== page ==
Monday, August 17, 2015

Russia Fears an August US Provocation

Stratfor writes that there is a Russian 'August Syndrome':
Most scholars, and the media, date August Syndrome back to 1991, when Communist hardliners tried to launch a coup against Soviet leader Mikhail Gorbachev. This was mere days before the Ukrainian parliament adopted a resolution on its independence from the Soviet Union. Since then, for pundits, a pattern has emerged. For example, in August 1998 the Russian government defaulted on its foreign and domestic debt, plunging the country into the ruble crisis. In August 1999, Chechen fighters invaded Dagestan, instigating the second Chechen War. Also in August of that year, Russian President Boris Yeltsin appointed Vladimir Putin as prime minister, catalyzing government change. In August 2000, a terrorist bombing occurred in Moscow, and then the Russian nuclear submarine Kursk sank to the bottom of the ocean. The Russo-Georgian War started and quickly concluded in August 2008. It is no surprise that Russians are unusually angst-ridden around this time of year.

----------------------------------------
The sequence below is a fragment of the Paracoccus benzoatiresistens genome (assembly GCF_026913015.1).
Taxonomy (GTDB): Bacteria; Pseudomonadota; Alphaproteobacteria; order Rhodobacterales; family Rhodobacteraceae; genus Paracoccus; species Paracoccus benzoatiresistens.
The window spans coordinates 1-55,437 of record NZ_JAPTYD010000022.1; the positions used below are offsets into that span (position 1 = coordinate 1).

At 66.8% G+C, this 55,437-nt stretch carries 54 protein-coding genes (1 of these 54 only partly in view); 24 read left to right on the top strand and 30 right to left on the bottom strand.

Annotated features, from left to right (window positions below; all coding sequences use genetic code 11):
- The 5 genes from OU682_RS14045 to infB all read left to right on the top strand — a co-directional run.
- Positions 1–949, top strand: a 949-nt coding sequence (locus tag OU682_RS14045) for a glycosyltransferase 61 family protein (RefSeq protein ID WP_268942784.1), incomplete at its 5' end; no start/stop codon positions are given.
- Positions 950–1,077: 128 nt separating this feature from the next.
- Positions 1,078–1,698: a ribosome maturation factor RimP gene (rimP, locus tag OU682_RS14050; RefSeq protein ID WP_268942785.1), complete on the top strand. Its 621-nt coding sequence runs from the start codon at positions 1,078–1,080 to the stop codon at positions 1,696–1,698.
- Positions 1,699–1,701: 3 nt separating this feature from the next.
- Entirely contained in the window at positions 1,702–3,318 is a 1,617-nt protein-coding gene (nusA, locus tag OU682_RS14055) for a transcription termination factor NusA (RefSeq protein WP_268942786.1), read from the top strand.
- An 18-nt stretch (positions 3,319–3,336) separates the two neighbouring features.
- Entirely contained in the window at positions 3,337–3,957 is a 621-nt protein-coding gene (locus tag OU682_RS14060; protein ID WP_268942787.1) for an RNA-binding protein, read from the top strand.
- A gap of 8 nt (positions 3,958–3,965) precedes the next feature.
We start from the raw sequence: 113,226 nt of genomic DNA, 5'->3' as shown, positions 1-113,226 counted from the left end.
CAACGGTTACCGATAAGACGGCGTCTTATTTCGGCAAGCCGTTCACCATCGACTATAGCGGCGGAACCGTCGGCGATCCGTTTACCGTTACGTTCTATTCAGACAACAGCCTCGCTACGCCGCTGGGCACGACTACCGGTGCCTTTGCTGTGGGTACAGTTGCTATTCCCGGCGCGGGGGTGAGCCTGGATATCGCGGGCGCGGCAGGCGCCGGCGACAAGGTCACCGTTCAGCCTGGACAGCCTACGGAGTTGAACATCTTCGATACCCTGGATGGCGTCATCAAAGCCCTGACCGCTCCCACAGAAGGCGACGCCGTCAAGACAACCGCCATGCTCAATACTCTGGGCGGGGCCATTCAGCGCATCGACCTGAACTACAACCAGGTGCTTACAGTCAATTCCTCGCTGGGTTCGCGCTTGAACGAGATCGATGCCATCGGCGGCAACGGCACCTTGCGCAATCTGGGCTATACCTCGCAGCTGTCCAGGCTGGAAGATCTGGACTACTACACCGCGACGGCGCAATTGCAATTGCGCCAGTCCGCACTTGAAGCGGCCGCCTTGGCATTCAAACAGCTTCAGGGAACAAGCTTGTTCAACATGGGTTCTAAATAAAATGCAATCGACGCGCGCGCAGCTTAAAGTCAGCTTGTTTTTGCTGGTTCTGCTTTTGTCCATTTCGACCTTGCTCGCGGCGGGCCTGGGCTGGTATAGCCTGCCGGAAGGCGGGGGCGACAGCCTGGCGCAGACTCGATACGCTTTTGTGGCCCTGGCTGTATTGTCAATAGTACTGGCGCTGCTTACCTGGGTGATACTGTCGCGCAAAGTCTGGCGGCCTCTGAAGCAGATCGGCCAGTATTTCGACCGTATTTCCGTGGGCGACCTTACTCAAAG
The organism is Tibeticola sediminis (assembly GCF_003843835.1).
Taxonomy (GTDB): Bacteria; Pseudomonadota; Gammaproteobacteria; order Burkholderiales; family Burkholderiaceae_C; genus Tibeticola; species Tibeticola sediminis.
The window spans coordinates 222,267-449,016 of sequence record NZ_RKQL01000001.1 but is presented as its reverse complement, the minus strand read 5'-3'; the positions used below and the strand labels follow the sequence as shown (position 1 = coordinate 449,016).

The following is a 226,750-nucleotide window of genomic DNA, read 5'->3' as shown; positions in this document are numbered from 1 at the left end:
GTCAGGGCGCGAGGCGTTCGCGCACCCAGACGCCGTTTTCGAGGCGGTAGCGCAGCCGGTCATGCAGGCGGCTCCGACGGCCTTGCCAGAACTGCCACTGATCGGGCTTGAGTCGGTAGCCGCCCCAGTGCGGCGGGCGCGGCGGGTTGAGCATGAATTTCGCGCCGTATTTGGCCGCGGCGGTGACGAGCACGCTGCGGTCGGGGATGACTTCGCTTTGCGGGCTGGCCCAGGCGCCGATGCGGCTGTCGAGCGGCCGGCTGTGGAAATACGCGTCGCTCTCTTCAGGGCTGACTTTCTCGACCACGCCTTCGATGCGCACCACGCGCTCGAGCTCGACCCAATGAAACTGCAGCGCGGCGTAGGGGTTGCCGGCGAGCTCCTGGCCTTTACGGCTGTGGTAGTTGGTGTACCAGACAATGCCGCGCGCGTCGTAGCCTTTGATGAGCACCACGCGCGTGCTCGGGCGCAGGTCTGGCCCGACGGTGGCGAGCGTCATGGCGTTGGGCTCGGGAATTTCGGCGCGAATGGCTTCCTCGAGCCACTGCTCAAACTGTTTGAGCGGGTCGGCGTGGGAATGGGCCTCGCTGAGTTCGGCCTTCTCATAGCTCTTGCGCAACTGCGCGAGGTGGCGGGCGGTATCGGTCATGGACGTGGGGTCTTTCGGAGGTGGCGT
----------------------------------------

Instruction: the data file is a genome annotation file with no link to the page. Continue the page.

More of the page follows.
Stratfor goes on to suggest this 'August Syndrome' is behind Russia's current fear that the U.S. is about to escalate things against Russia:
 A peculiar clue comes from Kremlin heavyweight and State Duma Speaker Sergei Naryshkin. In an interview last week with Novaya Gazeta, titled "August's Provocation: The Political Outlook for the Most Alarming Month," Naryshkin tied Russia's fear of August to the fact that Western leaders weren't taking holidays — instead they were "actively preparing for new provocations." Naryshkin said that with the arrival of August, the United States is preparing to act against Russia, and that Russia is forewarned and therefore forearmed.
The United States has been uncharacteristically quiet as fighting in Ukraine has escalated. Moscow and the Washington are cooperating diplomatically on some issues, such as Syria, but these talks are unlikely to bear fruit anytime soon, given the many challenges afflicting that particular negotiation.
Russia seems to be anticipating larger U.S. involvement in Ukraine and could be planning to bolster its defenses to weather the next blow. 

Read the full article here.

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